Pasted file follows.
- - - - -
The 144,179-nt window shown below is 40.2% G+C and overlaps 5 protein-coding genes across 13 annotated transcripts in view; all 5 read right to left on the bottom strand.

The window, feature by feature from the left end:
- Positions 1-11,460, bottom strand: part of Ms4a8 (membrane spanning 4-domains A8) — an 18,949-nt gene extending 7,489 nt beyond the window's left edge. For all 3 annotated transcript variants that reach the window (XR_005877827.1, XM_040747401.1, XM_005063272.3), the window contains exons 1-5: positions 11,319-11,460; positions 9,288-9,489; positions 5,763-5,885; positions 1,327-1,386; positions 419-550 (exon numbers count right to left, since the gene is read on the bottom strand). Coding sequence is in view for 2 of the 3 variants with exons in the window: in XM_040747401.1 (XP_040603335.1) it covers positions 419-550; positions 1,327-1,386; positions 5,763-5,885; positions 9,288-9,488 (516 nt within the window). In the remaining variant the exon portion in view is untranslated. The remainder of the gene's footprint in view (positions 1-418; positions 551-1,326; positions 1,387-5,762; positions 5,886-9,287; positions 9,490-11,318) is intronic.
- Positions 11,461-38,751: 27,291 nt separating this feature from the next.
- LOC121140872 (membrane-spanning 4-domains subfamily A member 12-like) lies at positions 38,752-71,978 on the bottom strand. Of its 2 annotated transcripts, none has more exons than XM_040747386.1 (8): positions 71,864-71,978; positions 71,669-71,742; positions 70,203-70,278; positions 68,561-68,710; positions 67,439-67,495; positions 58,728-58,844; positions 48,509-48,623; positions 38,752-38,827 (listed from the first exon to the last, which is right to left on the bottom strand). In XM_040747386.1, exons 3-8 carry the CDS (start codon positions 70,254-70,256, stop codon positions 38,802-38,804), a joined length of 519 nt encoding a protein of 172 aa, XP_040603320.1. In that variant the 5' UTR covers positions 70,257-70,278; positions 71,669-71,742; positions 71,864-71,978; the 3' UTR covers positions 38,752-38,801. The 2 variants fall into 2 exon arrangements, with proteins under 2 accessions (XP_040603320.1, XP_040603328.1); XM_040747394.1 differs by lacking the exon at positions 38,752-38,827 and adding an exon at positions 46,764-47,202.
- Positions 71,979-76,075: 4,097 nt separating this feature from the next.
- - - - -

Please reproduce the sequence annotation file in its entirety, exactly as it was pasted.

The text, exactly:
The 144,179-nt window shown below is 40.2% G+C and overlaps 5 protein-coding genes across 13 annotated transcripts in view; all 5 read right to left on the bottom strand.

The window, feature by feature from the left end:
- Positions 1-11,460, bottom strand: part of Ms4a8 (membrane spanning 4-domains A8) — an 18,949-nt gene extending 7,489 nt beyond the window's left edge. For all 3 annotated transcript variants that reach the window (XR_005877827.1, XM_040747401.1, XM_005063272.3), the window contains exons 1-5: positions 11,319-11,460; positions 9,288-9,489; positions 5,763-5,885; positions 1,327-1,386; positions 419-550 (exon numbers count right to left, since the gene is read on the bottom strand). Coding sequence is in view for 2 of the 3 variants with exons in the window: in XM_040747401.1 (XP_040603335.1) it covers positions 419-550; positions 1,327-1,386; positions 5,763-5,885; positions 9,288-9,488 (516 nt within the window). In the remaining variant the exon portion in view is untranslated. The remainder of the gene's footprint in view (positions 1-418; positions 551-1,326; positions 1,387-5,762; positions 5,886-9,287; positions 9,490-11,318) is intronic.
- Positions 11,461-38,751: 27,291 nt separating this feature from the next.
- LOC121140872 (membrane-spanning 4-domains subfamily A member 12-like) lies at positions 38,752-71,978 on the bottom strand. Of its 2 annotated transcripts, none has more exons than XM_040747386.1 (8): positions 71,864-71,978; positions 71,669-71,742; positions 70,203-70,278; positions 68,561-68,710; positions 67,439-67,495; positions 58,728-58,844; positions 48,509-48,623; positions 38,752-38,827 (listed from the first exon to the last, which is right to left on the bottom strand). In XM_040747386.1, exons 3-8 carry the CDS (start codon positions 70,254-70,256, stop codon positions 38,802-38,804), a joined length of 519 nt encoding a protein of 172 aa, XP_040603320.1. In that variant the 5' UTR covers positions 70,257-70,278; positions 71,669-71,742; positions 71,864-71,978; the 3' UTR covers positions 38,752-38,801. The 2 variants fall into 2 exon arrangements, with proteins under 2 accessions (XP_040603320.1, XP_040603328.1); XM_040747394.1 differs by lacking the exon at positions 38,752-38,827 and adding an exon at positions 46,764-47,202.
- Positions 71,979-76,075: 4,097 nt separating this feature from the next.